Taking Care of Bees-ness

As the warmer temps crept up this past week here in Albuquerque, I began visiting my hives, readying them for the Spring bee keeping season.



Since all my ladies are flying in my home bee yard, I started with the three beehives at the organic farm in the South Valley, followed by two at my friend’s home in the North Valley. Both locations are along the agricultural and recreational swath called “The Bosque” Spanish for forest. As Burquenos we love our Bosque. It has the last vestiges of the wild in an urban area—including coyote, porcupine, skunk, migrating and nesting birds. It is one of the last cottonwood forests in the contiguous United States.

Unfortunately it is severely ecologically degraded and exposed to heavy equipment to maintain the acequias—ditches to irrigate.  Round Up is regularly used to control “weeds”, spraying to control mosquitos, and agricultural chemicals are applied along the waterways.

One by one I opened each of the five hives. Not a one survived. Colony collapse. I had hunches about what may have gone awry. I wondered whether we had over zealously harvested blackberry honey in the Spring of 2016, creating a food compromised situation for at least one hive. But several hives were heavy with honey, bees burrowed into the comb in clusters. Their soft bodies lifeless. Clearly queen-less. In some hives the bees were just gone. MIA.img_0026-1 It was a sad day as I spent the next four hours cleaning the hives, ruminating, blessing those that had brightened our days last summer and praying for the next inhabitants.

The honeybee’s business is our business. What ails them will eventually ail humans.  In response to some of my readers good questions last week about the correlation of autism to Round Up, I wanted to add a few more insights.

Dr. Seneff, at heart, is a biologist. Like Rachel Carson, biologists don’t look at any one cause, but multiple interactions between humans and their ecology. Both Carson and Seneff were able to observe how the cumulative effects of a deteriorated ecology impacted a whole array of factors —food, nutrition, disease, population, fertility. In my birth year, Carson’s groundbreaking work on DDT and declining bird populations (Silent Spring, NY: Houghton Mifflin, 1962) eventually forced the EPA to ban it. It was a hard fight and Carson was slandered by Congress as a mere biologist and blocked at every juncture. She first chronicled what bee researcher Mark Winston calls “A thousand little cuts”. Meaning, in the end there is not one but multiple  factors that create honeybee colony collapse. Both have shown that a cascading series of causes can create the decline of health, and ultimately death, in any species.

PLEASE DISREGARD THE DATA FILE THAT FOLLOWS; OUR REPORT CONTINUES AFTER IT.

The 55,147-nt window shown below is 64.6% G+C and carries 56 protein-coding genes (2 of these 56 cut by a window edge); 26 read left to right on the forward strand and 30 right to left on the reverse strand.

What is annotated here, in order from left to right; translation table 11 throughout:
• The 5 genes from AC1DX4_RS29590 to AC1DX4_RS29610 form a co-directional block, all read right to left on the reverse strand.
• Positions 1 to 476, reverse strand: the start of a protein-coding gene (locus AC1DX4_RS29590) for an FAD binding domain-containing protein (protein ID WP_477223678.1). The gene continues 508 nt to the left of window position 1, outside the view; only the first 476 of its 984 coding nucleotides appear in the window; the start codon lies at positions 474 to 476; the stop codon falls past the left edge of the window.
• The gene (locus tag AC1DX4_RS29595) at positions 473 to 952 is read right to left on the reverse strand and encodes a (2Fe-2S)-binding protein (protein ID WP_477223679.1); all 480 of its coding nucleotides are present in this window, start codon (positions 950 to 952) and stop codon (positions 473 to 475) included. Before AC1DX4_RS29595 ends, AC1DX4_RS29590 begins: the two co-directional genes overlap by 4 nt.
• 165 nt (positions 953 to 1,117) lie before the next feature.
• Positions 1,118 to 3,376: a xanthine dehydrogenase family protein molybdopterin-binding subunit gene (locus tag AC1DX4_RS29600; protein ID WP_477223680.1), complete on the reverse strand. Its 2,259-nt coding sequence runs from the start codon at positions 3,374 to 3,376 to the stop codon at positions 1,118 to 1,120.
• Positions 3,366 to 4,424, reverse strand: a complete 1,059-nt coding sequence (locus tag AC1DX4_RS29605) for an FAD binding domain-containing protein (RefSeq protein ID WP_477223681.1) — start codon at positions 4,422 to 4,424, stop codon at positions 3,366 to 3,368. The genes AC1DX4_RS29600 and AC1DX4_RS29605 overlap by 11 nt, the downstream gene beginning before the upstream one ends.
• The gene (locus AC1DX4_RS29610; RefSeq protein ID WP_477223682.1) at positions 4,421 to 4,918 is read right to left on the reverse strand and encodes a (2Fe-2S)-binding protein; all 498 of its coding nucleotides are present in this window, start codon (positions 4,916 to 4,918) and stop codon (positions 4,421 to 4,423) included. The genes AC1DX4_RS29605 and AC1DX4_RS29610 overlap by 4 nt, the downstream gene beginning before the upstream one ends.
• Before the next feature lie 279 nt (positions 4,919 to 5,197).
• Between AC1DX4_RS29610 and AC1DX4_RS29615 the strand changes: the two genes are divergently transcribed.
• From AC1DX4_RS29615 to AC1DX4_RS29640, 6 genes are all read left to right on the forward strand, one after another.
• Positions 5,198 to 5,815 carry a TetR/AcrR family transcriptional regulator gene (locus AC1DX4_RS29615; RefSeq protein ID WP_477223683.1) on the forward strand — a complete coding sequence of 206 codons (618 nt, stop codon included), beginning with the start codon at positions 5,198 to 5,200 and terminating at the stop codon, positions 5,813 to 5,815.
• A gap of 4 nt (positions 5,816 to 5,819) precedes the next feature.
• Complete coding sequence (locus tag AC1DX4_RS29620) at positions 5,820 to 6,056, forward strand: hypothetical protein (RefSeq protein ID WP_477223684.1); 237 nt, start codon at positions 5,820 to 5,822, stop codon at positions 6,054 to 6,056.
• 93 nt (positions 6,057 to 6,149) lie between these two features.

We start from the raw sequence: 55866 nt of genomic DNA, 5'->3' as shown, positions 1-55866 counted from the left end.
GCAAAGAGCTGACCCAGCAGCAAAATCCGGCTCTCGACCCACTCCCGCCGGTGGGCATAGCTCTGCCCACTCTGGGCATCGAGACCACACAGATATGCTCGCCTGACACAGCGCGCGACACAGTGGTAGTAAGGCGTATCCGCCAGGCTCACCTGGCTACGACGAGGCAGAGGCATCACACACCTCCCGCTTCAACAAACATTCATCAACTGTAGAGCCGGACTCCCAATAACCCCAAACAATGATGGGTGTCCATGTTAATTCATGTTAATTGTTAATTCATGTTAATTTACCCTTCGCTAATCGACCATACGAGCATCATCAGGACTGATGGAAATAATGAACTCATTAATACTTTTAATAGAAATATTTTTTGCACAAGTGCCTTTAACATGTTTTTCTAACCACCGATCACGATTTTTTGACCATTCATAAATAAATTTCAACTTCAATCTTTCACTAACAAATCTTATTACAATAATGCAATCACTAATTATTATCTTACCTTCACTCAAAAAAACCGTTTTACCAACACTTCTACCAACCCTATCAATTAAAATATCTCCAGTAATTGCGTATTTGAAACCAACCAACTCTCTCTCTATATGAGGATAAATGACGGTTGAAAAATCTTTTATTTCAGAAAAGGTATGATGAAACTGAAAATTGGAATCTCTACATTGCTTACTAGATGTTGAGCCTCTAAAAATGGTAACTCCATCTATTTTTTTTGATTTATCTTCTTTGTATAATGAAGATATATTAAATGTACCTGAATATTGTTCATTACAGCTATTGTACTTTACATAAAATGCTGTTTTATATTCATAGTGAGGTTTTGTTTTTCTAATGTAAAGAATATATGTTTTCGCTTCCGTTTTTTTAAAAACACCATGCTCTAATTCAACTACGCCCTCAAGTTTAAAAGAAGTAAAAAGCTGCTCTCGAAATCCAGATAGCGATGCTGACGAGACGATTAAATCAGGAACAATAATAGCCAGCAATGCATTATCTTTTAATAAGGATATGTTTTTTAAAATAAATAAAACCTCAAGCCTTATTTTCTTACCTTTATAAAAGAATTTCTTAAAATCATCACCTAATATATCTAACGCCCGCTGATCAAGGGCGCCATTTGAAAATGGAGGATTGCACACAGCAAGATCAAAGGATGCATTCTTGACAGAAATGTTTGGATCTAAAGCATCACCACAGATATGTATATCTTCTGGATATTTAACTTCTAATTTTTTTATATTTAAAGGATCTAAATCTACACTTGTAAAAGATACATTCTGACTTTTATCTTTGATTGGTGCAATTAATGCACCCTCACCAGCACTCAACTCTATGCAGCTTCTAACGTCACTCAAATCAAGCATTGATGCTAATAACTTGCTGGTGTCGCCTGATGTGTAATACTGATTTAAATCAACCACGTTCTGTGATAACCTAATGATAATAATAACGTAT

Among other things, the chemical industry is driving life on planet earth to extinction, cut by cut. Dr. Winston writes…

Honeybee collapse has been particularly vexing because there is no one cause, but rather a thousand little cuts. The main elements include the compounding impact of pesticides applied to fields, as well as pesticides applied directly into hives to control mites; fungal, bacterial and viral pests and diseases; nutritional deficiencies caused by vast acreages of single-crop fields that lack diverse flowering plants; and, in the United States, commercial beekeeping itself, which disrupts colonies by moving most bees around the country multiple times each year to pollinate crops.

The real issue, though, is not the volume of problems, but the interactions among them. Here we find a core lesson from the bees that we ignore at our peril: the concept of synergy, where one plus one equals three, or four, or more. A typical honeybee colony contains residue from more than 120 pesticides. Alone, each represents a benign dose. But together they form a toxic soup of chemicals whose interplay can substantially reduce the effectiveness of bees’ immune systems, making them more susceptible to diseases.  (New York Times, Op-Ed column, 7/15/2014

This has been circulating on Facebook: “In case anyone is getting distracted by the Russian spy drama, the following bills have been introduced in Congress“….

It goes on to list House Bills that will terminate the EPA (HR 861), Wildlife protection (HJR69), gut Clean water and Air Acts, Stream protection, privatize public lands— to name a few.

Friends. In an age of massive ecological destruction, this administration is looking to set back the clock 300 years. Much like the Robber Barons of the late 19th century— unfettered capitalism makes the masses poorer and sicker, for the profit of the greedy.

Thank you to all of you who continue to stand up for that which is life affirming!


2 thoughts on “Taking Care of Bees-ness

  1. “One by one I opened each of the five hives. Not a one survived. Colony collapse.” It is not just one factor, it is a synergy of factors that lead to collapse. Those same factors point to near-term human extinction.

    Liked by 1 person

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